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Archive for March 6th, 2014

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Yesterday was my day off. I spent a good part of it at the central library in downtown Canton. My only daughter, Maria, is a reluctant homeschooler and we like to find a lot of things for her to do outside the home. She was attending a workshop on therapeutic touch for pets; she loves animals of all sorts. With humans she is more selective.

So I spent time in the computer room.

Across from me was a young black man. He had headphones on and was singing aloud to the rap music he was listening to. About every other word was “nigga” or “fuck” and he accompanied this with gestures, sort of dancing in his seat.

This was, of course, distracting, but the other patrons and the staff pretended not to notice.

You must choose your battles wisely in contemporary America. I, too, was silent, though if my daughter was with me I would have risked confrontation and said something (and from past experience I have learned that most people are apologetic at the surprise news that they are disturbing or offending someone else, if you tell them politely).

Two seats down from the young black man was a bearded white guy in camo. On his baseball cap was a Confederate flag. I don’t know what he was thinking, but he too ignored the disruptive black man. The rapping man was not surly; he smiled and joked occasionally with his neighbors, including the stars and bars man. He seemed completely oblivious to the fact that there was anything offensive or distracting in his behavior.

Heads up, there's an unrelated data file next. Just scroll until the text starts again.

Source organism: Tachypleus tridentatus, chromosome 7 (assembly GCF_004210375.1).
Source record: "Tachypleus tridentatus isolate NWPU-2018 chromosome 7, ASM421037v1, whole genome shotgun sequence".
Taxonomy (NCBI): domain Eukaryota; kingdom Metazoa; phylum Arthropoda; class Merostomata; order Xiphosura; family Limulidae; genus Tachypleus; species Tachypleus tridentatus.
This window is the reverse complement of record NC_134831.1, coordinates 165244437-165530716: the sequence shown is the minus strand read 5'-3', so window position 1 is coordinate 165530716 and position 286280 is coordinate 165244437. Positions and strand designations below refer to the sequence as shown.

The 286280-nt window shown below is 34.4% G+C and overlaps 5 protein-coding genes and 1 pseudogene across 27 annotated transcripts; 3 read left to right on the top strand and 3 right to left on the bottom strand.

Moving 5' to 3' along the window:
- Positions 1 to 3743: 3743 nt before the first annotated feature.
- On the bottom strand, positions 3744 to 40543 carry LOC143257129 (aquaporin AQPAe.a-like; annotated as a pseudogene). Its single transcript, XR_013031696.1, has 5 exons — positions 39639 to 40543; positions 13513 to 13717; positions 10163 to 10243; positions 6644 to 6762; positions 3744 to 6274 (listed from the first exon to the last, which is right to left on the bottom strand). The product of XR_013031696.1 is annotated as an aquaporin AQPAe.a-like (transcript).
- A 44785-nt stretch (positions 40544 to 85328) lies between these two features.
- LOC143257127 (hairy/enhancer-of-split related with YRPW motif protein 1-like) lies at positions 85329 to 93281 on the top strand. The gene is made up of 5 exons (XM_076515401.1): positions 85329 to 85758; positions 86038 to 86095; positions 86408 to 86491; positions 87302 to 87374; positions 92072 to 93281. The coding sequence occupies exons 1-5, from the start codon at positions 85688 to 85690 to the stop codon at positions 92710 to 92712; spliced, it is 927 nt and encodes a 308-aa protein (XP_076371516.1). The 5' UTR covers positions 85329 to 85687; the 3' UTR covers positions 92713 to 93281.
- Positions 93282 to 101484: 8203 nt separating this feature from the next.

If he noticed the flag on the guy’s hat he didn’t let on.

After the black man left, an older white guy came into the room, muttering loudly to himself.

Again, no one seemed to pay any attention, though this too was annoying.

Welcome to diverse America, where we try not to quarrel, even when people are perceived as rude or offensive. The situation was wrought with implicit tension; such tolerance isn’t exactly the I Have a Dream speech. It’s not the Beloved Community. But it is better than the alternative. It was more like what I remember from when I lived in New York City, where no one would bat an eye at anything.

We tolerate what a few years ago would have been intolerable or unthinkable. Social mores have broken down, there is no common ground.

But few think it is worth a war.

And one can only hope the truce holds.

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